Have you compared the cost of the stamp, envelope, and check (probably around 60 cents for all 3, assuming it is not over 1 oz.) to the extra interest you are getting from a few days delay? :roll:
Compare that with the true cost of e-file, which is not free for many of us. According to other posters in this thread, it is in the range $8-12.

But let's do the rough calc: write a check for $1000 that would otherwise be sitting in (say) VG Prime earning 4% (historically, not now). That's about $0.11/day, so 4 days is about break-even if e-filing were free. I think the check cost me $0.05, but the envelope and mailing label are provided by the IRS.
jeffyscott wrote:How about the risk that your paper return gets lost in the mail, or are you paying even more to send it certified?
My office is ~1 block from a post office. Between that and the preaddressed label, I'm not worried about it getting lost. Normal first class postage is good enough for me, and if I'm worried about it being too heavy for the amount of postage, I can have them weigh it for me.

I did have a funny experience related to this a couple of years ago. I mailed my checks to the IRS and State as usual, and the State check cleared after a few days, but not the IRS. That did get me worried. I looked over my tax documents, and discovered I had used the mailing label to be used by those expecting a refund. Oh Noes!

I called the IRS. The CSR I spoke to said that as long as it was postmarked by April 15, it didn't matter. She said "I'll make a note in your file that you are concerned." :shock:

The check eventually did clear, but it took at least another week, maybe two.

They say that many great discoveries are the result of accidents...

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Post by Nitsuj » Tue Sep 23, 2008 11:44 am

House Blend wrote:My office is ~1 block from a post office. Between that and the preaddressed label, I'm not worried about it getting lost. Normal first class postage is good enough for me, and if I'm worried about it being too heavy for the amount of postage, I can have them weigh it for me.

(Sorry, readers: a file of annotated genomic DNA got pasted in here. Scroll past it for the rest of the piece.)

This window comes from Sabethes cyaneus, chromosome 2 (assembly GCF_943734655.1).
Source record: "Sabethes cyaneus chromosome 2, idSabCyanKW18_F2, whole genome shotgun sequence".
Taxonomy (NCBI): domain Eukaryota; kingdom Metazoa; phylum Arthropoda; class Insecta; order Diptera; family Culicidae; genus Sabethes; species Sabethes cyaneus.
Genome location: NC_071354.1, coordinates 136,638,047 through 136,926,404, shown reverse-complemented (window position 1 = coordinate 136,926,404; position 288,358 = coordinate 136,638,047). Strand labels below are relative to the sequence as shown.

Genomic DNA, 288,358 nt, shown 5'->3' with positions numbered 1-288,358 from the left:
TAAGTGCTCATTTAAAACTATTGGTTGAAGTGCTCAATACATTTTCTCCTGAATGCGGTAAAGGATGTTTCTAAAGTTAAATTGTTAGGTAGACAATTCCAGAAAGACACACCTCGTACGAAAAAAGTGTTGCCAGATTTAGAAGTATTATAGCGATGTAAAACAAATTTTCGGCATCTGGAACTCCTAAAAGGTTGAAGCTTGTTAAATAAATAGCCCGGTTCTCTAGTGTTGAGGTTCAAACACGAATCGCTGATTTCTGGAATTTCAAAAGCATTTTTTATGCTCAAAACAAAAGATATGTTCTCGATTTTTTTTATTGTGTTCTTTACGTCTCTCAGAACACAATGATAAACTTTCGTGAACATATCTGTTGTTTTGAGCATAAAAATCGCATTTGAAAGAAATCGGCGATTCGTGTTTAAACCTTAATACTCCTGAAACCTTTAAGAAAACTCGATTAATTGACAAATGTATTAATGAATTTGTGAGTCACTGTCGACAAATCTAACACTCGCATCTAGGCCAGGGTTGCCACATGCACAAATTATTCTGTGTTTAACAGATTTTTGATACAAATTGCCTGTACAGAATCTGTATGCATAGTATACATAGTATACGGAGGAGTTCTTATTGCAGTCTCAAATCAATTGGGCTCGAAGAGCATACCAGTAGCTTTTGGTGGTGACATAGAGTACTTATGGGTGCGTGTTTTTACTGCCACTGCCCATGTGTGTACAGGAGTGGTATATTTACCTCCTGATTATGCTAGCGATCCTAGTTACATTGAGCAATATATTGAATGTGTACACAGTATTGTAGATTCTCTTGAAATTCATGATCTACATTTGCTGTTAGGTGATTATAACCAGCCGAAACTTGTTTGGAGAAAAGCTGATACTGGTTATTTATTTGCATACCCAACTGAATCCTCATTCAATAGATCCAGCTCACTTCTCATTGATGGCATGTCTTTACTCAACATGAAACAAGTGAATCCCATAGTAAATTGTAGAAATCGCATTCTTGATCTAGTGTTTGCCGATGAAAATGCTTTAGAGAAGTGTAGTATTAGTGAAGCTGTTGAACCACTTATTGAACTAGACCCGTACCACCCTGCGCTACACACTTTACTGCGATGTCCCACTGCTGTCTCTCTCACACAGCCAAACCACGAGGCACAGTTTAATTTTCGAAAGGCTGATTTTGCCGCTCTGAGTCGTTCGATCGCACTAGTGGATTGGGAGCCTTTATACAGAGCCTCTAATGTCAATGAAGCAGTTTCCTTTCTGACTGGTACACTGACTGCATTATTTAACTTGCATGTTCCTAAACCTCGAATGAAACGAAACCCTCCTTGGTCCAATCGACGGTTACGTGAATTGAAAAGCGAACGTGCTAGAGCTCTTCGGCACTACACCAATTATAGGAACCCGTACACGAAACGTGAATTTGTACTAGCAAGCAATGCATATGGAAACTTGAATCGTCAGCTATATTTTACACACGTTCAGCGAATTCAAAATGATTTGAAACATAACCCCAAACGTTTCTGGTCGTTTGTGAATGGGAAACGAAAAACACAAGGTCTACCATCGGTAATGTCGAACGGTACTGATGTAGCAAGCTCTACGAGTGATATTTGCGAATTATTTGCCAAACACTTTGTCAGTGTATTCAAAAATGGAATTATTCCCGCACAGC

I don't understand what your proximity to a post office has to do with something being lost in the mail.

I have had several things lost in the mail, and the post office delivers items to my doorstep.

What proof do you have that you mailed it the day you say you mailed it?

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Post by House Blend » Tue Sep 23, 2008 12:07 pm

Nitsuj wrote:
House Blend wrote:My office is ~1 block from a post office. Between that and the preaddressed label, I'm not worried about it getting lost. Normal first class postage is good enough for me, and if I'm worried about it being too heavy for the amount of postage, I can have them weigh it for me.
I don't understand what your proximity to a post office has to do with something being lost in the mail.

I have had several things lost in the mail, and the post office delivers items to my doorstep.

What proof do you have that you mailed it the day you say you mailed it?
I agree that proximity has nothing to do with safety. What I meant was that it is safer to mail it from the post office, as opposed to leaving it in my mailbox with the flag up. I mentioned the proximity only as an indication that using the post office was not a major inconvenience in my case.

As I said in my first post in this thread, I'm a wild and crazy guy. I'm willing to use uninsured first class mail for important things.

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Post by jeffyscott » Tue Sep 23, 2008 1:10 pm

House Blend wrote: Compare that with the true cost of e-file, which is not free for many of us. According to other posters in this thread, it is in the range $8-12.
I thought you were implying than your motivation was delaying the payment of taxes due.

I've never paid to e-file a federal return. I have gone back and forth between both options for various reasons, sometimes it was fees. But, recently I've been filing on paper, just because I find it easier and faster. The software is sometimes convoluted for a simple return and requires me to transcribe information (such as from W-2 form). Last couple years I filled in the PDF forms, printed them and mailed them. I did also put just enough info into a software program to verify that I did not make any errors.

My state has it's own efile system which just involves filling in forms on-line. That's all I really want...fill in the forms and just automate things like calculations and determining taxes (rather than having to look them up in tables).